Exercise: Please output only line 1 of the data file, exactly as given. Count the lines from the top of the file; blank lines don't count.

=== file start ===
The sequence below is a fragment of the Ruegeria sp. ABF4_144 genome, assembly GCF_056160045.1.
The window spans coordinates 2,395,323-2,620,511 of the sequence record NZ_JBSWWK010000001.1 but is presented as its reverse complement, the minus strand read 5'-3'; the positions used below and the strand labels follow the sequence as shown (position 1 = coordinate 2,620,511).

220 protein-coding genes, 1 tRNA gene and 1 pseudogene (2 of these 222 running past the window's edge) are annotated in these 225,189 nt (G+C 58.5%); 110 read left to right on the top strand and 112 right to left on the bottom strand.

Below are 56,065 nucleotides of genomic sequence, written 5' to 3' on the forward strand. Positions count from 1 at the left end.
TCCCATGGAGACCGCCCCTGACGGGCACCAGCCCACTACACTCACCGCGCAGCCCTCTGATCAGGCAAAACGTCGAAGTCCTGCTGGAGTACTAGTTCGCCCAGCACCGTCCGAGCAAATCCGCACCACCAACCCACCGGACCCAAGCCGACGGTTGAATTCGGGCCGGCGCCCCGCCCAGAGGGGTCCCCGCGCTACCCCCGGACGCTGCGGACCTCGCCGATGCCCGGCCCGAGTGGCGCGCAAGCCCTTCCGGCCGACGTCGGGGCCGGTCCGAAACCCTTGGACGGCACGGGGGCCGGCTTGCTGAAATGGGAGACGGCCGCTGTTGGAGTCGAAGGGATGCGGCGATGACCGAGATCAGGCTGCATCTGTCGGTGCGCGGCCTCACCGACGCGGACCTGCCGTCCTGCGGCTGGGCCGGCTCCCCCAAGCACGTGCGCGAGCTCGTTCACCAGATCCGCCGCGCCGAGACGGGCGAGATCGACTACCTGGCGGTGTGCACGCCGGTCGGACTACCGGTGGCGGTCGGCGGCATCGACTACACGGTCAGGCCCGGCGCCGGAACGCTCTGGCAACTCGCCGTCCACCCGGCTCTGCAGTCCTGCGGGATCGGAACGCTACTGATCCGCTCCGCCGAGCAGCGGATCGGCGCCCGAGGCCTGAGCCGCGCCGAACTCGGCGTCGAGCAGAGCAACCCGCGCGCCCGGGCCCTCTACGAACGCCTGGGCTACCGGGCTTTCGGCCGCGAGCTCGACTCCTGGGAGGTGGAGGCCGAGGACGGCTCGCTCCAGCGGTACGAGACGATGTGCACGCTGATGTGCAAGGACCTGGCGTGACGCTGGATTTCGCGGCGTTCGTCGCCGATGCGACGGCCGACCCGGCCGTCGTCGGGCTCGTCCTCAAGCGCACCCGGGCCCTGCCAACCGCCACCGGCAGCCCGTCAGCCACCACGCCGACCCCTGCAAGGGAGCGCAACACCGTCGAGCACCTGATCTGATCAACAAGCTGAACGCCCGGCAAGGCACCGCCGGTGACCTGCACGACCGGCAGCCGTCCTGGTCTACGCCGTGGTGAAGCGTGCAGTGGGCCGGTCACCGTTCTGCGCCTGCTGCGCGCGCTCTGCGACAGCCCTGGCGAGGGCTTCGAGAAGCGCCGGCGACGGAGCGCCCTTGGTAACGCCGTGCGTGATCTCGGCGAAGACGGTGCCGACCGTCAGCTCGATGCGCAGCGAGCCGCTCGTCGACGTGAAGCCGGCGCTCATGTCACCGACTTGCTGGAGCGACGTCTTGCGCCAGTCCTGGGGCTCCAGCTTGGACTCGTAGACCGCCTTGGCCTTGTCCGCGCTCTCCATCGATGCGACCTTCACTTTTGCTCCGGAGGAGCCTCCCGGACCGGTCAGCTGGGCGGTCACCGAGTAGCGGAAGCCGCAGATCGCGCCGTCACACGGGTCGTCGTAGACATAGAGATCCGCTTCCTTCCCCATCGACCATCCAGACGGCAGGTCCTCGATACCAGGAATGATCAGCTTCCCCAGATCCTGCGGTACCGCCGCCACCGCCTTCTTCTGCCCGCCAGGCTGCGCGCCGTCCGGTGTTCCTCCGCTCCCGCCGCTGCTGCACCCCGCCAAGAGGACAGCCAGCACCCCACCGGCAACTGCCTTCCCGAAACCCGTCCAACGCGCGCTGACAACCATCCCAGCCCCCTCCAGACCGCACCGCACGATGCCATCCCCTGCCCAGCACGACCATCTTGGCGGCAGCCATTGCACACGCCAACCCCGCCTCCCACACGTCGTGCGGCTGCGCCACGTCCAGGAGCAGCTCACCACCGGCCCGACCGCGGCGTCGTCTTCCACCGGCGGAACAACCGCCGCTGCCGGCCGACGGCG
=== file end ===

The sequence below is a fragment of the Ruegeria sp. ABF4_144 genome, assembly GCF_056160045.1.